Republicans and Democrats differ starkly on reforming exploding entitlement costs, which have unfunded liabilities several times the national debt. The Republicans — with the exception of Trump, who rejects future Social Security “cuts” — would gradually slow growth, whereas the Democrats propose increasing Social Security benefits. The next leader of the free world should know that when a ship starts leaking, the first priority is to plug the leak, not open new ones.
Overall, the policies proposed by Sanders and Clinton would take the U.S. closer to a European-style social-welfare state.
But, as Republicans point out, Western Europe’s standard of living is 30% lower than that of the U.S., on average; Europe also faces slower growth, higher unemployment, and heightening social tensions. That is why Republican candidates — for the presidency, the House, and the Senate — want to roll back President Barack Obama’s tax and spending increases, expensive health-care reform, and regulatory overreach.
There’s only one way to erase any doubt about whether the U.S. economy has gotten stuck in another rut: Show a rebound in hiring in February.
The government on Friday is expected to report that, yes indeed, job creation picked up in February. Economists polled by MarketWatch forecast a 195,000 increase in new jobs, up from 151,000 in January. The unemployment rate is likely to remain at 4.9%.
That might be enough to ease concerns temporarily, but not eliminate them entirely. After all, the economy created an average of 274,000 jobs a month in the fourth quarter.
The U.S. is facing a bevy of headwinds.
Stocks have gotten off to a bad start in 2016. Exports have tumbled because of a strong dollar and weak global economy. Energy producers have slashed investment to respond to cheap oil. Businesses are investing less because of lax demand. And a topsy-turvy presidential election characterized by populist policy ideas that businesses find worrisome is adding to the anxiety.
“How do we model fiscal policy in 2017 and beyond?” asked Phil Orlando, veteran chief equity strategist at Federated Investors, who pays close attention to Washington. “We have no freaking clue.”
A snapback in job creation that exceeds Wall Street’s forecast would provide some short-term clues. An increase well north of 200,000, for example, would do wonders to perk up investors.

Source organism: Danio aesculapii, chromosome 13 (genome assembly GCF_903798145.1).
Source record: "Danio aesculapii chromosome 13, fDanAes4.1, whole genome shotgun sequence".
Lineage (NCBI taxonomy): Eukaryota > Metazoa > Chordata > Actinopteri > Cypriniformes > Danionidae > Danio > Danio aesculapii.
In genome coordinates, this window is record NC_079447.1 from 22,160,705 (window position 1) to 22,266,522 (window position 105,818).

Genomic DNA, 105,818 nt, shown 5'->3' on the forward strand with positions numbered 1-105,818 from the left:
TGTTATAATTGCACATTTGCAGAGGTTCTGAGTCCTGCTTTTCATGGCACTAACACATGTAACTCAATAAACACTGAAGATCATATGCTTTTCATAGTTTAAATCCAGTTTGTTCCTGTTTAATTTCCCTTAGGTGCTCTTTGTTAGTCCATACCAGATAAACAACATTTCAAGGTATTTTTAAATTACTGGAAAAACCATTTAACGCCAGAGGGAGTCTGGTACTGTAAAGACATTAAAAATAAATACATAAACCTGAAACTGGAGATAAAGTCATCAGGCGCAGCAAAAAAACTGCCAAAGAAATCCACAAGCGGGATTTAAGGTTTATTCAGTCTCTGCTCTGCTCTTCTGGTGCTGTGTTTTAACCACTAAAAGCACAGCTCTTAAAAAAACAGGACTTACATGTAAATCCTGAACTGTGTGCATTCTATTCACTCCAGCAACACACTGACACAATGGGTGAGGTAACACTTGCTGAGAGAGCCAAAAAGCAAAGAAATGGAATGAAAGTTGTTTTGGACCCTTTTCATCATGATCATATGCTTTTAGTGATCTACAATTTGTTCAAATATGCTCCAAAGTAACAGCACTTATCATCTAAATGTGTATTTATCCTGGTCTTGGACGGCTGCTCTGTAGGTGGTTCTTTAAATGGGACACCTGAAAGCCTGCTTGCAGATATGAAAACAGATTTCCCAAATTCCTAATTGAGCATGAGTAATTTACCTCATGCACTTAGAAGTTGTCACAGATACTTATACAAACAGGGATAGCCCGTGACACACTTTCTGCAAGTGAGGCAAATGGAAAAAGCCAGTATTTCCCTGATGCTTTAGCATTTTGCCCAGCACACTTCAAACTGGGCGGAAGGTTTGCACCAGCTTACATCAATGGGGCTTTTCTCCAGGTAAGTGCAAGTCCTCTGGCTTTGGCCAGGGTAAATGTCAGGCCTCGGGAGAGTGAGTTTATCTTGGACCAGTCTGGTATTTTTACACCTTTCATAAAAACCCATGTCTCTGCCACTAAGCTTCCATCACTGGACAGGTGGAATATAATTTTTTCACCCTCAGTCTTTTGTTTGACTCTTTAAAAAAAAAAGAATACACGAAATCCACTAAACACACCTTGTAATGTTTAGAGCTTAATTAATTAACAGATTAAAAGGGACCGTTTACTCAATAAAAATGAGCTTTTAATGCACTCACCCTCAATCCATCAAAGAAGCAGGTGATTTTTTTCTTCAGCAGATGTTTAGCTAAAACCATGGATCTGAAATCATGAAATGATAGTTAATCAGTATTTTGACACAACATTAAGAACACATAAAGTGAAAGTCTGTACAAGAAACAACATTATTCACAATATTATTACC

One reason to think such a healthy gain is likely is the low level of jobless claims, a rough gauge of whether layoffs are rising or falling. Jobless claims fell in mid-February and were at the lowest level in years. Another sign: job openings are near a record high.
“With solid employment growth, a declining unemployment rate, and historically low initial claims suggest that concerns of a near-term U.S. recession are overblown,” economists at Barclays Capital wrote in a report.
The flip side of the argument is that a cooler economy at the end of 2015 and in early 2016 may have caused companies to scale back hiring, at least temporarily, to get a better sense of what’s going on.
In a week chock full of economic reports, there’ll be plenty of data to dig into for even further clues: auto sales, service-sector growth, the health of manufacturers, trade and factory orders. The Federal Reserve will also chime in with its regular snapshot of the economy known as the Beige Book.
Gulf Cooperation Council countries may struggle to refinance $94 billion of debt in the next two years as the region faces slowing growth, rising rates and rating downgrades, according to HSBC Holdings Plc.
Oil-rich GCC states have to refinance $52 billion of bonds and $42 billion of syndicated loans, mostly in the United Arab Emirates and Qatar, HSBC said in an e-mailed report. The countries also face a fiscal and current account deficit of $395 billion over the period, it said.
Expectations that these funding gaps “will be part financed through the sale of sovereign U.S. dollar debt will complicate efforts to refinance existing paper that matures over 2016 and 2017,” Simon Williams, HSBC’s chief economist for the Middle East, said in the report. “With the Gulf acting as a single credit market, the refinancing challenge will likely be much more broadly felt” and “compounded by tightening regional liquidity, rising rates and recent downgrades,” he said.
GCC states, which collectively produce about a quarter of the world’s oil, are taking unprecedented measures to shore up their public finances as crude prices struggle to rebound from the lowest levels in 12 years. The countries, which include Saudi Arabia and Oman, have also been hit by a series of rating cuts, while billions of dollars have been drained from the region’s banking system.
Gulf countries have about $610 billion outstanding in FX-denominated bonds and syndicated loans, HSBC said. This includes financial and corporate debt, as well as sovereign debt, mainly in the U.A.E., Bahrain and Qatar, it said.
HSBC is confident that the funding gaps will be covered and expects a “raft” of foreign sovereign bond issuance to fund budget deficits. Any new issuance will have to compete with upcoming refinancing needs, the bank said.